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Building Android

The following instructions apply to v1.2 and later. For earlier versions the best documentation is https://github.com/vcmi/vcmi-android/blob/master/building.txt (and reading scripts in that repo), however very limited to no support will be provided from our side if you wish to go down that rabbit hole.

Note: building has been tested only on Linux and macOS. It may or may not work on Windows out of the box.

Requirements

  1. CMake 3.20+: download from your package manager or from https://cmake.org/download/
  2. JDK 11, not necessarily from Oracle
  3. Android command line tools or Android Studio for your OS: https://developer.android.com/studio/
  4. Android NDK version r25c (25.2.9519653), there're multiple ways to obtain it:
    • install with Android Studio
    • install with sdkmanager command line tool
    • download from https://developer.android.com/ndk/downloads
    • download with Conan, see #NDK and Conan
  5. Optional:
    • Ninja: download from your package manager or from https://github.com/ninja-build/ninja/releases
    • Ccache: download from your package manager or from https://github.com/ccache/ccache/releases

Obtaining source code

Clone https://github.com/vcmi/vcmi with submodules. Example for command line:

git clone --recurse-submodules https://github.com/vcmi/vcmi.git

Obtaining dependencies

We use Conan package manager to build/consume dependencies, find detailed usage instructions here. Note that the link points to the cutting-edge state in develop branch, for the latest release check the same document in the master branch.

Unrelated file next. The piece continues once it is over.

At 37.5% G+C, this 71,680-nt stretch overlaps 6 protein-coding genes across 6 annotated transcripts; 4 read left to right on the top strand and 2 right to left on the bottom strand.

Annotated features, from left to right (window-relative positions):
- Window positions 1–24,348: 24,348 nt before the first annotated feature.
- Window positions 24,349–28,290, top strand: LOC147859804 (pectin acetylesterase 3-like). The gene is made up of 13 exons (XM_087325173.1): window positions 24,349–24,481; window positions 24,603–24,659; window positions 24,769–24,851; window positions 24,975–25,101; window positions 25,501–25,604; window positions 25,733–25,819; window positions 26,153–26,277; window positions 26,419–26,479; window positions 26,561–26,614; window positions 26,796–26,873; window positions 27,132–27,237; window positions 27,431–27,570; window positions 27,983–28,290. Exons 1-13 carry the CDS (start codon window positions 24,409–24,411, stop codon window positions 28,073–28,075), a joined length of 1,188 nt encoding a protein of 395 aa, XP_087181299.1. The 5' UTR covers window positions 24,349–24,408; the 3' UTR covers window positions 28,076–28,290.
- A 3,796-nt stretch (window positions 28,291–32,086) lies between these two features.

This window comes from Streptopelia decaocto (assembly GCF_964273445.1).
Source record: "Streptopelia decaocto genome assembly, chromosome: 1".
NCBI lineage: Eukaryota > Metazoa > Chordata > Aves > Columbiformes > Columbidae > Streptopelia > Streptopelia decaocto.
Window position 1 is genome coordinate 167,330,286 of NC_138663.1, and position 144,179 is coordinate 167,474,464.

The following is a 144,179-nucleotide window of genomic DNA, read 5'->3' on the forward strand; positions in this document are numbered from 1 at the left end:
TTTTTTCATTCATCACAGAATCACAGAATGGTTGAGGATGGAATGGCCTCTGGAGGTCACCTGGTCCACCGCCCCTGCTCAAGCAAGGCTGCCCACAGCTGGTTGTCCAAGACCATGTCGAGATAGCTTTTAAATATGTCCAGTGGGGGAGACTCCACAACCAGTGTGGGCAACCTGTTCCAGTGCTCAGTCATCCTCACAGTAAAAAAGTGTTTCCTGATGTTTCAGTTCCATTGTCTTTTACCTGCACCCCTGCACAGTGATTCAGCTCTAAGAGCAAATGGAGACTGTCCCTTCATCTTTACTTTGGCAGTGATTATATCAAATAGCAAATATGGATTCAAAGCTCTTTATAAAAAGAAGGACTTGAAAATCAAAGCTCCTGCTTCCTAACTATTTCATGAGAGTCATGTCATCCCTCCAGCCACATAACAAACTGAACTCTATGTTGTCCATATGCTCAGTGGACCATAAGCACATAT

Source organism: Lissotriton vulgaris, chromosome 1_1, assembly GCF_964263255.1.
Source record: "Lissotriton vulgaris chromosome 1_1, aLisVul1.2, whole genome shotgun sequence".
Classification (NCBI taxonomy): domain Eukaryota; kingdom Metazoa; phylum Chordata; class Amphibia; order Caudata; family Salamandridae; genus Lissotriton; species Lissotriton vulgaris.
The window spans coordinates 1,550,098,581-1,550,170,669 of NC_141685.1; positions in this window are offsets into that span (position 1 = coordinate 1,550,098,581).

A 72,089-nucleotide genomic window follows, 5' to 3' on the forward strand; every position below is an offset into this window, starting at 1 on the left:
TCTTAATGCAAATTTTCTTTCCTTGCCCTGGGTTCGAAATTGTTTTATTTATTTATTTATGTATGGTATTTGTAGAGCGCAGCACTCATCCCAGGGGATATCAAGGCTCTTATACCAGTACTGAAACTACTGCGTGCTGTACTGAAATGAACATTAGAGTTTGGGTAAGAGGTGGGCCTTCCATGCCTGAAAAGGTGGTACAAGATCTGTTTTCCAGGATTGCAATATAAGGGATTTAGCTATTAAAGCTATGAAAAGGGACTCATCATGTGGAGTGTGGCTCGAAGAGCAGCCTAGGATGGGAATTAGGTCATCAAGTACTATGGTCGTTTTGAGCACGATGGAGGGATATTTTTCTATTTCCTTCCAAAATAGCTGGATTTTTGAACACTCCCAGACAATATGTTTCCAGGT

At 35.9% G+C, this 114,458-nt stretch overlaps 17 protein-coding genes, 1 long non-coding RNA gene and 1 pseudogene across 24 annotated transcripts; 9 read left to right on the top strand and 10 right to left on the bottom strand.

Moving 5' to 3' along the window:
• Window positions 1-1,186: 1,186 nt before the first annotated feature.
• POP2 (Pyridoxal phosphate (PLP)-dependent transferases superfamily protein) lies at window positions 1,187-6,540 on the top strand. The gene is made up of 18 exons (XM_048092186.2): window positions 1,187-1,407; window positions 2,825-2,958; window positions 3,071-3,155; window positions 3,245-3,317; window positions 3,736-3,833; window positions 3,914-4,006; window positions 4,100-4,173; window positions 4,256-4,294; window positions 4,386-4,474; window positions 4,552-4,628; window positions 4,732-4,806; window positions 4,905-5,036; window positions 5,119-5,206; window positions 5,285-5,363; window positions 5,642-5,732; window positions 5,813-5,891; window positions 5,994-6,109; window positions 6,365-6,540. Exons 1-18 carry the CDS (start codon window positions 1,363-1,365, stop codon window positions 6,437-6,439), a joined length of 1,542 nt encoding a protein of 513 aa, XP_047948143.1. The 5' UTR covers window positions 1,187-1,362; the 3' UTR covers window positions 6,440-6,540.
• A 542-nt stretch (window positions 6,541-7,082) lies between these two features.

On the step where you need to replace PROFILE, choose: - android-32 to build for 32-bit architecture (armeabi-v7a) - android-64 to build for 64-bit architecture (aarch64-v8a)

NDK and Conan

Conan must be aware of the NDK location when you execute conan install. There're multiple ways to achieve that as written in the Conan docs:

  • the easiest is to download NDK from Conan (option 1 in the docs), then all the magic happens automatically. You need to create your own Conan profile that imports our Android profile and adds 2 new lines (you can of course just copy everything from our profile into yours without including) and then pass this new profile to conan install:
include(/path/to/vcmi/CI/conan/android-64)
[tool_requires]
android-ndk/r25c
  • to use an already installed NDK, you can simply pass it on the command line to conan install:
conan install -c tools.android:ndk_path=/path/to/ndk ...

Build process

Building for Android is a 2-step process. First, native C++ code is compiled to a shared library (unlike executable on other platforms), then Java code is compiled to an actual executable which will be loading the native shared library at runtime.

C++ code

This is a traditional CMake project, you can build it from command line or some IDE. You're not required to pass any custom options (except Conan toolchain file), defaults are already good. If you wish to use your own CMake presets, inherit them from our build-with-conan preset. Example:

cmake -S . -B ../build -G Ninja -D CMAKE_BUILD_TYPE=Debug -D ENABLE_CCACHE:BOOL=ON --toolchain ...
cmake --build ../build

You can also see a more detailed walkthrough on CMake configuration at How to build VCMI (macOS).

Java code

After the C++ part is built, native shared libraries are copied to the appropriate location of the Java project (they will be packaged in the APK). You can either open the Java project located in android directory of the repo in Android studio and work with it as with any Android project or build from command line.

Example how to build from command line in Bash shell, assumes that current working directory is VCMI repository:

# the following environment variables must be set
export JAVA_HOME=/path/to/jdk11
export ANDROID_HOME=/path/to/android/sdk
``  
cd android
./gradlew assembleDebug

APK will appear in android/vcmi-app/build/outputs/apk/debug directory which you can then install to your device with adb install -r /path/to/apk (adb command is from Android command line tools).

If you wish to build and install to your device in single action, use installDebug instead of assembleDebug.